Edward Slingerland is Distinguished University Scholar and Professor of Asian Studies at the University of British Columbia, with associate appointments in philosophy and psychology. His research specialties and teaching interests include early Chinese thought, religious studies, cognitive linguistics, ethics, and the relationship between the humanities and the natural sciences. His publications include several academic monographs and edited volumes and approximately 30 refereed articles in top journals in a wide variety of fields.
Many early Chinese thinkers had as their spiritual ideal the state of wu-wei, or effortless action. By advocating spontaneity as an explicit moral and religious goal, they inevitably involved themselves in the paradox of wu-wei—the problem of how one can try not to try—which later became one of the central tensions in East Asian religious thought. In this talk, Slingerland will look at the paradox from both an early Chinese and a contemporary perspective, drawing upon work in economics, social psychology, cognitive neuroscience and evolutionary theory to argue that this paradox is a real one, and is moreover intimately tied up with cooperation dilemmas in large-scale societies and concerns about trust and moral hypocrisy.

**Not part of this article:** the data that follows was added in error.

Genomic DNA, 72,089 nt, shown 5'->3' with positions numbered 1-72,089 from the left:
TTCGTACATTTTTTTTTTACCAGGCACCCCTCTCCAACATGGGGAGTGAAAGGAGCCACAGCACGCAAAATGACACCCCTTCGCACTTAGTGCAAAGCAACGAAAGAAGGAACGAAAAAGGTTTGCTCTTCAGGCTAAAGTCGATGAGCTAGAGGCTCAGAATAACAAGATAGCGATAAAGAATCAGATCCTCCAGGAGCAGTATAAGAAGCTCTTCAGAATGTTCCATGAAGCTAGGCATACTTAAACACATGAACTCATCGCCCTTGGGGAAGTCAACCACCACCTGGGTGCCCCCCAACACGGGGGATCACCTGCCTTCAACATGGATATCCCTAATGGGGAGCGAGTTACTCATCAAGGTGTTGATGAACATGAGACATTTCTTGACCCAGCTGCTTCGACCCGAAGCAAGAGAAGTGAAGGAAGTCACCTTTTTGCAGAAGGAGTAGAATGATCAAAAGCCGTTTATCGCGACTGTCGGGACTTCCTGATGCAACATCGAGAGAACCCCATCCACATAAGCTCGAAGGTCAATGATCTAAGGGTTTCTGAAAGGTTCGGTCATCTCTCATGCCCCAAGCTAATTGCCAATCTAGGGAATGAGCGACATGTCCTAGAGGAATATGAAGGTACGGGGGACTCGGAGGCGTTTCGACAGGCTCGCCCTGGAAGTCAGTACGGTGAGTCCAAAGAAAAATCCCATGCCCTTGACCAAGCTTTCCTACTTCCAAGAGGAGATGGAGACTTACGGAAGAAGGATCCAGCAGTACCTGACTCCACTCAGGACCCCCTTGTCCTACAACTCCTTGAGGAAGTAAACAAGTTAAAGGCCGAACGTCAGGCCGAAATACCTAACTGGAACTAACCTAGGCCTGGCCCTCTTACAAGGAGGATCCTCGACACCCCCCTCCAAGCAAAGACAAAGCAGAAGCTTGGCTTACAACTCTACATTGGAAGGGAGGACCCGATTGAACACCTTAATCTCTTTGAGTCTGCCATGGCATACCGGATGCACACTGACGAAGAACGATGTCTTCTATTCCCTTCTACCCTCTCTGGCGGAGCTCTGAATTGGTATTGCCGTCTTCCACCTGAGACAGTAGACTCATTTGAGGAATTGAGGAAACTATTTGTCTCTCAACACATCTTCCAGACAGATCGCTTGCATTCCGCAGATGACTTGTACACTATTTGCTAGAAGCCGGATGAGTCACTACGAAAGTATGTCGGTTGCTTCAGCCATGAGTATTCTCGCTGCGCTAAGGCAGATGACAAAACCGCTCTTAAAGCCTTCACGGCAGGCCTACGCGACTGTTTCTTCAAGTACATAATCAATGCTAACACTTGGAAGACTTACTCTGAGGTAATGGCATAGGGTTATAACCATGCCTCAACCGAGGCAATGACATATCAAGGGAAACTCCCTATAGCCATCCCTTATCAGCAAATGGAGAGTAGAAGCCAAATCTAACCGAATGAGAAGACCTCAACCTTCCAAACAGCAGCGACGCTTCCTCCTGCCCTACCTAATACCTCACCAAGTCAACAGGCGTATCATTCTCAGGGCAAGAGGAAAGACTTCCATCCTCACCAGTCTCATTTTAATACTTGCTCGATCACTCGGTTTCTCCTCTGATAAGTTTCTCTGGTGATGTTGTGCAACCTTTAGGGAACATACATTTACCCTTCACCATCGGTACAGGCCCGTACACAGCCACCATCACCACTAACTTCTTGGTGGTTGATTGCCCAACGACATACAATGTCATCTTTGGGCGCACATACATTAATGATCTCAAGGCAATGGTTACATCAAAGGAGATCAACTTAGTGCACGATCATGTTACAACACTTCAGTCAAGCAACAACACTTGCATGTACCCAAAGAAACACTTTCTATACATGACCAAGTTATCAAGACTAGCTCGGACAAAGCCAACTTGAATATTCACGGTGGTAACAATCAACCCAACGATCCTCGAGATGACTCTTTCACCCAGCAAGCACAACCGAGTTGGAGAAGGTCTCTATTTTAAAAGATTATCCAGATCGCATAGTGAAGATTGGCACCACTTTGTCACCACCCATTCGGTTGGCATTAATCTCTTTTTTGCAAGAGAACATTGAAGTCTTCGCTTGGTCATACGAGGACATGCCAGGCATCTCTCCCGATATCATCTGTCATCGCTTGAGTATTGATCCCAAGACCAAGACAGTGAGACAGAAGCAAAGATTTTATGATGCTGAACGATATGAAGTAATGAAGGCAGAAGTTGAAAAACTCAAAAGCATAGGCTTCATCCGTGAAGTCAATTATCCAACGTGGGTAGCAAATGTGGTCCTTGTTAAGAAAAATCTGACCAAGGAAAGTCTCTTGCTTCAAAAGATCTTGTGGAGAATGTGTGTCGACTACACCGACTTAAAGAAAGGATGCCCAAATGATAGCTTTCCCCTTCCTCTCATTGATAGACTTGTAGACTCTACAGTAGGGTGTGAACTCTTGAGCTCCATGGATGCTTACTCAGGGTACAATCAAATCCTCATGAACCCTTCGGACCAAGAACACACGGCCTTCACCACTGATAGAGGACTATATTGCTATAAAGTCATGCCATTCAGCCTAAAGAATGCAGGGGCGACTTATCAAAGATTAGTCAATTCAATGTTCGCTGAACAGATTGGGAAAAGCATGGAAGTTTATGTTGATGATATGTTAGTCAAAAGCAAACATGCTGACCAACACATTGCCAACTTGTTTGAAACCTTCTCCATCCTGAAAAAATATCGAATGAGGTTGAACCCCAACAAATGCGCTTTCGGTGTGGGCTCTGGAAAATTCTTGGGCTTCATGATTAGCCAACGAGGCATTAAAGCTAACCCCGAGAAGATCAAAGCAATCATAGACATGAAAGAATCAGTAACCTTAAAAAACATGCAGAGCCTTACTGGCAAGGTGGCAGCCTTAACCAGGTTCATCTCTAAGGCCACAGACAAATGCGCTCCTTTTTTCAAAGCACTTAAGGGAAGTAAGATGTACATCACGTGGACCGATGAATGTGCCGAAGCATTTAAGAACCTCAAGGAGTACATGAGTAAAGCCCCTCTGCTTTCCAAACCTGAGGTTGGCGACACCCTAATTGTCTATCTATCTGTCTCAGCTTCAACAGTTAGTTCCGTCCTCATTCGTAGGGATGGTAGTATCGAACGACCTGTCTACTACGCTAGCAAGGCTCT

The public is welcome. Refreshments and meet-and-greet will follow the lecture.